Sean K. Cureton

An Inspiring and Substantial Anecdote of a Film

In Movie Reviews: 2013 on July 19, 2013 at 11:23 pm

Theatrical Poster

The Way, Way Back
Directed by Nat Faxon and Jim Rash
3 1/2 out of 4 stars

Written and directed by Nat Faxon and Jim Rash, the Academy Award winning writers of Alexander Payne’s The Descendants, The Way, Way Back is a film that shares much of the eccentric warmth of Payne’s aforementioned film while choosing to focus on the kids instead of the parents this time around. Much of what made Payne’s The Descendants such a great film was its screenplay, written with as much emotional honesty and heartfelt integrity for its subjects without devolving into sentimental slush. Matt King in The Descendants was a widower who walked the edge of despair and crushing existential agony without ever admitting defeat, holding his head up high for the sake of his children. Likewise, in Faxon’s and Rash’s new film, their much younger subject Duncan (Liam James) is forced to cope with much of the same sort of anguish and heartbreak as his divorced mother Pam (Toni Collette) begins a relationship with a brutish new man named Trent (Steve Carell). Granted, The Way, Way Back is a different kind of film than The Descendants, but the dramatic looks offered in both films surrounding ordinary people coping with such perennial issues as mourning and coming of age are fundamentally the same in terms of approach and found comic value. Like The Descendants, The Way, Way Back is a film that earns its value through an honest portrayal of the human condition, sometimes tragic, sometimes funny, and yet always communally reaffirming.

As was evidenced previously in their writing for The Descendants, Faxon and Rash know how to write a great comedy that doesn’t rely on superficial characters, sophomoric theatrics, or what’s worse, both. Instead, Faxon and Rash understand the complexities of a more affecting humor rooted in a distinctly human tedium and depression. When Duncan is struggling with his anger towards Trent, and is subsequently allowed to escape to the Never Never Land that is the Water Wizz water park inhabited by the effortlessly charming paternal stand-in Owen (Sam Rockwell), humor arises from an innate need to let go of those things that occupy so much of our time and energy, relieving stress if only for the moment. And yet the highs elicited by Rockwell’s inspired performance can only be allowed due to their distinct juxtaposition with the lows elicited by the tense and arduous scenes over breakfast and dinner held between Duncan, Pam, and Trent. A lot of human life is spent trying to coexist with people who are fundamentally incompatible with our own persons, which is why we seek out the Owens in our lives to reinvigorate and uplift us in our times of extreme duress and emotional upheaval. Faxon and Rash understand this, and use such a knowledge in order to tell a tale of adolescent angst that never feels dishonest, clichéd, or sentimentally convenient.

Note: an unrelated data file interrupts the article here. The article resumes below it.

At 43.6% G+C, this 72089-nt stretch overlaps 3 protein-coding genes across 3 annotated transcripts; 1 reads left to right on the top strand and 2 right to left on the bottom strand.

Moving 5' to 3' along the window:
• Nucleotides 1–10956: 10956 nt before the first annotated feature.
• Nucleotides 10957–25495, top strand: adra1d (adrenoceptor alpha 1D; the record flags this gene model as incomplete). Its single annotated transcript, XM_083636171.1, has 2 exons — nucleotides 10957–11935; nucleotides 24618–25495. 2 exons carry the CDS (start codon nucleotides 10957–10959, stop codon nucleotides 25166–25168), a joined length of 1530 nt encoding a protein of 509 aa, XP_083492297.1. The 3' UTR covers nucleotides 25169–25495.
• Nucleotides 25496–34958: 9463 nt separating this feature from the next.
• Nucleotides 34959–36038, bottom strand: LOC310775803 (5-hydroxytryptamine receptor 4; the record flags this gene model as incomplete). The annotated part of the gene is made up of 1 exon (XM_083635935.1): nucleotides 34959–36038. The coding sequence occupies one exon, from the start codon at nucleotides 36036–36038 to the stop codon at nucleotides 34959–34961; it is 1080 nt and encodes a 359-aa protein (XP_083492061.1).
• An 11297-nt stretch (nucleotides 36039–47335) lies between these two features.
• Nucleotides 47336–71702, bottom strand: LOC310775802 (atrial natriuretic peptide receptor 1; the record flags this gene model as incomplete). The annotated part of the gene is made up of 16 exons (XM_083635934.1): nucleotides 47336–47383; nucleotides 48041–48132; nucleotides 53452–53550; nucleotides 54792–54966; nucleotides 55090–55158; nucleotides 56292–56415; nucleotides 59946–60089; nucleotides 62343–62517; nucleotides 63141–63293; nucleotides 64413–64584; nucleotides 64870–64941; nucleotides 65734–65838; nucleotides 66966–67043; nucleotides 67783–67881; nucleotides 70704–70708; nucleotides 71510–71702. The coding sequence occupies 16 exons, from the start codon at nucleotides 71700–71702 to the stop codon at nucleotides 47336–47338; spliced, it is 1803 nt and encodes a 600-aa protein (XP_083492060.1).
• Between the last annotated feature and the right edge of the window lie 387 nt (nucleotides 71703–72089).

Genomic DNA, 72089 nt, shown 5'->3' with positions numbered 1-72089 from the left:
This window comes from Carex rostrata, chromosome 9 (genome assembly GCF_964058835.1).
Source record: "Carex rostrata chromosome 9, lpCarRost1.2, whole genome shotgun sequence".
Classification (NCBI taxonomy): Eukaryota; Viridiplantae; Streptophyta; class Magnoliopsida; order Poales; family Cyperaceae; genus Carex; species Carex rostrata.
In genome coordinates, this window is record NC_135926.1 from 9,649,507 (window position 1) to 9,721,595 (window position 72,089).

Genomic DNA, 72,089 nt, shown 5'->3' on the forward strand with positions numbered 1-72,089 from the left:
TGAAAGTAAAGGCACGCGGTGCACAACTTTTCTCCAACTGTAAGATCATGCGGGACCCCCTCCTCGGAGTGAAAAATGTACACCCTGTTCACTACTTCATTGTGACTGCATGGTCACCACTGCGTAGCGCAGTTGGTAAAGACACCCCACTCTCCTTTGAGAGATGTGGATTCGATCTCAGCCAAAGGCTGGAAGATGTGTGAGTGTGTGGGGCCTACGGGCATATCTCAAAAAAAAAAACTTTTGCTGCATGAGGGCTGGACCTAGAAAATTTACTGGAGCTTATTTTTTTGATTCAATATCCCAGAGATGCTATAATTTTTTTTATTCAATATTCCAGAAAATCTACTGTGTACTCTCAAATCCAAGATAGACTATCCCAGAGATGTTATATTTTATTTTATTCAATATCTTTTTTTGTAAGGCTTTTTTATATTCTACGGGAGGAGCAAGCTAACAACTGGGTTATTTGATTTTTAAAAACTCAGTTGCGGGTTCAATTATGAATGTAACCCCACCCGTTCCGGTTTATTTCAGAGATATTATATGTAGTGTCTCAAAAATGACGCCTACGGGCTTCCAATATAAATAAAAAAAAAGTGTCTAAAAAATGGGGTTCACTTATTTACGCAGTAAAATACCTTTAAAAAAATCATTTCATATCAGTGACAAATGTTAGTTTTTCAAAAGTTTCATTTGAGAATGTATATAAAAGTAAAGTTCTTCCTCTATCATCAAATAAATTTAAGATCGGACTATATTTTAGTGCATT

What’s more, The Way, Way Back is film populated by the sorts of multifaceted and fully realized characters that have become all too scarce in contemporary American cinema. Not only are Duncan, Pam, and Owen funny and unique protagonists within the film’s larger narrative, but the inclusion of such supporting characters as Jim Rash’s beleaguered Lewis as well as Allison Janney’s local lush and single mother of two Betty seem to boost the film’s overall impact astronomically. The Water Wizz theme park and surrounding East coast shore town is alive with its individual characters, each one of them unique, odd, and genuine in their own distinctive ways. Amanda Peet and Rob Corddry give a surprisingly affecting turn as the couple Kip and Joan, and Maya Rudolph is wonderful as Owen’s love interest Caitlin, who is simultaneously annoyed and endeared to Owen’s whimsy. There is never a false step in this film’s admitted sentimental decadence, as the individual characters are so well written that nothing ever feels too unbelievable or dramatically manipulative.

Nat Faxon and Jim Rash have out done themselves with their follow up to the Alexander Payne directed The Descendants. The Way, Way Back is a coming of age comedy that exudes warmth and honesty in a culture that has become overwhelmed with vapid and self-indulgent comic fare. Duncan’s story, while being familiar, succeeds through its allowed complexity and personable nature, reaching out and sympathizing with its viewers. In his own review of the film, New York Times film critic A.O. Scott wrote, “Mr. Rash and Mr. Faxon…approach Duncan’s story with gentle good humor, underplaying both comic moments and emotional explosions. While this restraint makes ‘The Way, Way Back’ pleasantly watchable, it also makes it feel small and anecdotal, a modest variation on something you’ve seen before.” Duncan’s story may be anecdotal, but there’s certainly nothing wrong with that, especially when the anecdote is so inspiring and substantial.


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